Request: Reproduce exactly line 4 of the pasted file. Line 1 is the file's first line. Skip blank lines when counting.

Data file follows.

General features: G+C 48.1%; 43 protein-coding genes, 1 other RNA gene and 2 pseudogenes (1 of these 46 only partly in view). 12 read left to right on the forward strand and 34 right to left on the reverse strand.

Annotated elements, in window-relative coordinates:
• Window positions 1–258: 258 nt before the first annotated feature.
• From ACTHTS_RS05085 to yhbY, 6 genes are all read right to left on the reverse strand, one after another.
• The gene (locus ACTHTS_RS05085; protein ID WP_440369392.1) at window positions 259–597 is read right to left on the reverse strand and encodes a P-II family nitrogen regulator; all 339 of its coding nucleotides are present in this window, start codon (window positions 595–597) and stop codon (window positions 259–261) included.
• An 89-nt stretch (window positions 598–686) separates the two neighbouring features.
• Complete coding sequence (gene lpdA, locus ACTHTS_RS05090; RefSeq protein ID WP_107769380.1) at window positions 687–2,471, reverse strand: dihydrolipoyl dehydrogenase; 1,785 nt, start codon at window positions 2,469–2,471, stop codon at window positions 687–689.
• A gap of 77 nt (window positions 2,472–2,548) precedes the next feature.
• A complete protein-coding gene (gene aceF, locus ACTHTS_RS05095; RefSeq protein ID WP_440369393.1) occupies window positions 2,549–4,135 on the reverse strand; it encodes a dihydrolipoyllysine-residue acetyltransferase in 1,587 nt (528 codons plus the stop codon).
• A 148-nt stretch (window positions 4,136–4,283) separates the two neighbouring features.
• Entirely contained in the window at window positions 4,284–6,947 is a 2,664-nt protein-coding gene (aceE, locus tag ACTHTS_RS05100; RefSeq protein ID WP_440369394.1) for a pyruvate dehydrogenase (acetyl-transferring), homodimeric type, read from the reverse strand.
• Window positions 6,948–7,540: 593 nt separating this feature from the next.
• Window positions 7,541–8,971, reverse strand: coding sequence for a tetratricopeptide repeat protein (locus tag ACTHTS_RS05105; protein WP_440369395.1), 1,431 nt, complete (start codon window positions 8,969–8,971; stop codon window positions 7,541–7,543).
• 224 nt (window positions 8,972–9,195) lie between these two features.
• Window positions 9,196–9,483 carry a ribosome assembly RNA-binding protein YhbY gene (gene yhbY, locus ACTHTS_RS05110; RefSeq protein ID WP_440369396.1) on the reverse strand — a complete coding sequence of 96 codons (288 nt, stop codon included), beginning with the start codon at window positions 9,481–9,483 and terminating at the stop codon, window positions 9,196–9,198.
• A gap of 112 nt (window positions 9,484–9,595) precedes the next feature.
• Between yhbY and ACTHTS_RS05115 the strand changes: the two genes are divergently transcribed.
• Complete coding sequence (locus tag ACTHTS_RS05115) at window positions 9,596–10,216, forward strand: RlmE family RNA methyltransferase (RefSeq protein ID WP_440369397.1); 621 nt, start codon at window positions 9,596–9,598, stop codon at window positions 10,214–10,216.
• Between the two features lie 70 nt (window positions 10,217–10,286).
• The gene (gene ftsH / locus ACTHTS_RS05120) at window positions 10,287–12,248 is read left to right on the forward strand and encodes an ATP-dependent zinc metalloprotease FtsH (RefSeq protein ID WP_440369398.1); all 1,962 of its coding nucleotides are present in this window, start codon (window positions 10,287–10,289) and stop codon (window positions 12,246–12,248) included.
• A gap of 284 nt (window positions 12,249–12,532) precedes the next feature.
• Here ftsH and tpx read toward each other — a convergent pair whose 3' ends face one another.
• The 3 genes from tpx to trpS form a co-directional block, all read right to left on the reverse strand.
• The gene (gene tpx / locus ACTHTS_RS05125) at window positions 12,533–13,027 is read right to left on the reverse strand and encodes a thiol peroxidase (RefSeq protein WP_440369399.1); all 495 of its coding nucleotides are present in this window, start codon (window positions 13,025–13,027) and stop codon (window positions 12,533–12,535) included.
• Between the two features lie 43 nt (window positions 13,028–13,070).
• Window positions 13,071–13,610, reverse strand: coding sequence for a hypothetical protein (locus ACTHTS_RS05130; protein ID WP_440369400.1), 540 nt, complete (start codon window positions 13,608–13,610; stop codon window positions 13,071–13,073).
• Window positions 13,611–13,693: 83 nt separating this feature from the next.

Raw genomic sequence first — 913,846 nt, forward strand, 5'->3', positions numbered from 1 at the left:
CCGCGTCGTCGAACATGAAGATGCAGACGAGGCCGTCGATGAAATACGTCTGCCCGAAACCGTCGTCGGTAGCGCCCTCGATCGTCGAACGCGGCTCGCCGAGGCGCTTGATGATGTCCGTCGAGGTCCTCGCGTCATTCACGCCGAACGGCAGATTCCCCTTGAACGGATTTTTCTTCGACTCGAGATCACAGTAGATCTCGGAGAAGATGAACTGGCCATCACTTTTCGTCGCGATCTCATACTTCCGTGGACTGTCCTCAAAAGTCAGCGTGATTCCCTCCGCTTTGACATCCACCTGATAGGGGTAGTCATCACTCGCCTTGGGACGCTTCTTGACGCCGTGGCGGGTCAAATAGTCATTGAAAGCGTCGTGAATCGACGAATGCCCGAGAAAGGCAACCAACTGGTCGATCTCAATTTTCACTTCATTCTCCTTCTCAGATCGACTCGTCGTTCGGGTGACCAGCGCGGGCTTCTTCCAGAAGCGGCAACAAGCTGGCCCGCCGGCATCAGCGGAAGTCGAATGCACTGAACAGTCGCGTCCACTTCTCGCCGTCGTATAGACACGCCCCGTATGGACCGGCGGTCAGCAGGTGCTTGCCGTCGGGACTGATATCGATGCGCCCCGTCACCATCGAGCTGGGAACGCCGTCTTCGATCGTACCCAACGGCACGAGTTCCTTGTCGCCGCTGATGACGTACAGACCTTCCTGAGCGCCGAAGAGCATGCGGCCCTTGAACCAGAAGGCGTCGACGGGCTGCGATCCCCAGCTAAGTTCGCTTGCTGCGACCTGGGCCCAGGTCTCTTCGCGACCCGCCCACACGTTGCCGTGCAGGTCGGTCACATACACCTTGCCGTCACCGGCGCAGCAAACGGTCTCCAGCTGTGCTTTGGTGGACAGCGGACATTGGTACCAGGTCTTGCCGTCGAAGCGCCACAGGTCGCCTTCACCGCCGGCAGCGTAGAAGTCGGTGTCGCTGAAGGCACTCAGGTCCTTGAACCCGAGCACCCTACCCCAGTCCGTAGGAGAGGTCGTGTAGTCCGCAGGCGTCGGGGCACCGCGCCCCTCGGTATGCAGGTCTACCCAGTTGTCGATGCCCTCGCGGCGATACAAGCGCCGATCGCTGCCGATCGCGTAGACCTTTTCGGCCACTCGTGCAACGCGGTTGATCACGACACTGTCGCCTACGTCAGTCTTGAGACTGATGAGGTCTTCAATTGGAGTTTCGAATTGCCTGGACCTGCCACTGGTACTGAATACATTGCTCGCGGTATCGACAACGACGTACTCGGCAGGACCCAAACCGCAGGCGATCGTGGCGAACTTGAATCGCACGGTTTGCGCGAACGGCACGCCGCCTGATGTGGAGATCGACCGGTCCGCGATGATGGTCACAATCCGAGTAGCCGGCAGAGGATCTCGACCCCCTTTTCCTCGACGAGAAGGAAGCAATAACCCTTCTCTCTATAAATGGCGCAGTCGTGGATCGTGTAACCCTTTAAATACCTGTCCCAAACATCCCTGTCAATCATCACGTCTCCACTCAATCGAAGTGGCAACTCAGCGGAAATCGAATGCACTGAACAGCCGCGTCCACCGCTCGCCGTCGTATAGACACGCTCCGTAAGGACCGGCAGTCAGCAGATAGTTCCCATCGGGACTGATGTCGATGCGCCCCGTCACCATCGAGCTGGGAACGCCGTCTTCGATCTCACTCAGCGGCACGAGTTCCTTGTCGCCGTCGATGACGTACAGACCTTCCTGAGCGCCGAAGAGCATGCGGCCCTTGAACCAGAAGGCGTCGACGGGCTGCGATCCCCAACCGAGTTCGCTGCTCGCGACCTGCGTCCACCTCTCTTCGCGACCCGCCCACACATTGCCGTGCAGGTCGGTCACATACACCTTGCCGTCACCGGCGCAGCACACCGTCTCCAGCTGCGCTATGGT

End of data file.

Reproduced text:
• From ACTHTS_RS05085 to yhbY, 6 genes are all read right to left on the reverse strand, one after another.